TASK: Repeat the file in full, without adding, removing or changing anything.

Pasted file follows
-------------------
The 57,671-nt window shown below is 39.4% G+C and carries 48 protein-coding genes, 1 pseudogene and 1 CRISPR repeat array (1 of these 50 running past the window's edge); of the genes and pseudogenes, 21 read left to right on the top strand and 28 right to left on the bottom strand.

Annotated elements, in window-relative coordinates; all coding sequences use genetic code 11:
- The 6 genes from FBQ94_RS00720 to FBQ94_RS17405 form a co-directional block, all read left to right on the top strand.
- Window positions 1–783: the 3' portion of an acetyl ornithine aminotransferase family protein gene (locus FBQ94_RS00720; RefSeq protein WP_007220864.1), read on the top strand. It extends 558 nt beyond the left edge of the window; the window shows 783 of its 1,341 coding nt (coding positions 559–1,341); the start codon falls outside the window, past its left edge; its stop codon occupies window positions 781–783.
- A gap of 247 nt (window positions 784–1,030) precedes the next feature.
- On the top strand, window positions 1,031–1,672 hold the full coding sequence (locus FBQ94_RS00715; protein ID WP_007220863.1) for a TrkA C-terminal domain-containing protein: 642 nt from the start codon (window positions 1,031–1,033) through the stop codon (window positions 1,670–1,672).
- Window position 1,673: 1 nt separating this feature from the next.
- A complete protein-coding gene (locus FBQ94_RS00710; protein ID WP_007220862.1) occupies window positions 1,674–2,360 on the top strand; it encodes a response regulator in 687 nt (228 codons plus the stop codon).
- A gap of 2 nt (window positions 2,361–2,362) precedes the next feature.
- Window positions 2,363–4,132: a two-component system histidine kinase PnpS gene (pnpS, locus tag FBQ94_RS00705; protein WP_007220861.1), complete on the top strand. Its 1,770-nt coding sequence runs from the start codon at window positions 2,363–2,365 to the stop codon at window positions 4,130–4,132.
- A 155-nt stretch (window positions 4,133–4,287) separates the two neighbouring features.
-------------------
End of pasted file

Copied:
The 57,671-nt window shown below is 39.4% G+C and carries 48 protein-coding genes, 1 pseudogene and 1 CRISPR repeat array (1 of these 50 running past the window's edge); of the genes and pseudogenes, 21 read left to right on the top strand and 28 right to left on the bottom strand.

Annotated elements, in window-relative coordinates; all coding sequences use genetic code 11:
- The 6 genes from FBQ94_RS00720 to FBQ94_RS17405 form a co-directional block, all read left to right on the top strand.
- Window positions 1–783: the 3' portion of an acetyl ornithine aminotransferase family protein gene (locus FBQ94_RS00720; RefSeq protein WP_007220864.1), read on the top strand. It extends 558 nt beyond the left edge of the window; the window shows 783 of its 1,341 coding nt (coding positions 559–1,341); the start codon falls outside the window, past its left edge; its stop codon occupies window positions 781–783.
- A gap of 247 nt (window positions 784–1,030) precedes the next feature.
- On the top strand, window positions 1,031–1,672 hold the full coding sequence (locus FBQ94_RS00715; protein ID WP_007220863.1) for a TrkA C-terminal domain-containing protein: 642 nt from the start codon (window positions 1,031–1,033) through the stop codon (window positions 1,670–1,672).
- Window position 1,673: 1 nt separating this feature from the next.
- A complete protein-coding gene (locus FBQ94_RS00710; protein ID WP_007220862.1) occupies window positions 1,674–2,360 on the top strand; it encodes a response regulator in 687 nt (228 codons plus the stop codon).
- A gap of 2 nt (window positions 2,361–2,362) precedes the next feature.
- Window positions 2,363–4,132: a two-component system histidine kinase PnpS gene (pnpS, locus tag FBQ94_RS00705; protein WP_007220861.1), complete on the top strand. Its 1,770-nt coding sequence runs from the start codon at window positions 2,363–2,365 to the stop codon at window positions 4,130–4,132.
- A 155-nt stretch (window positions 4,133–4,287) separates the two neighbouring features.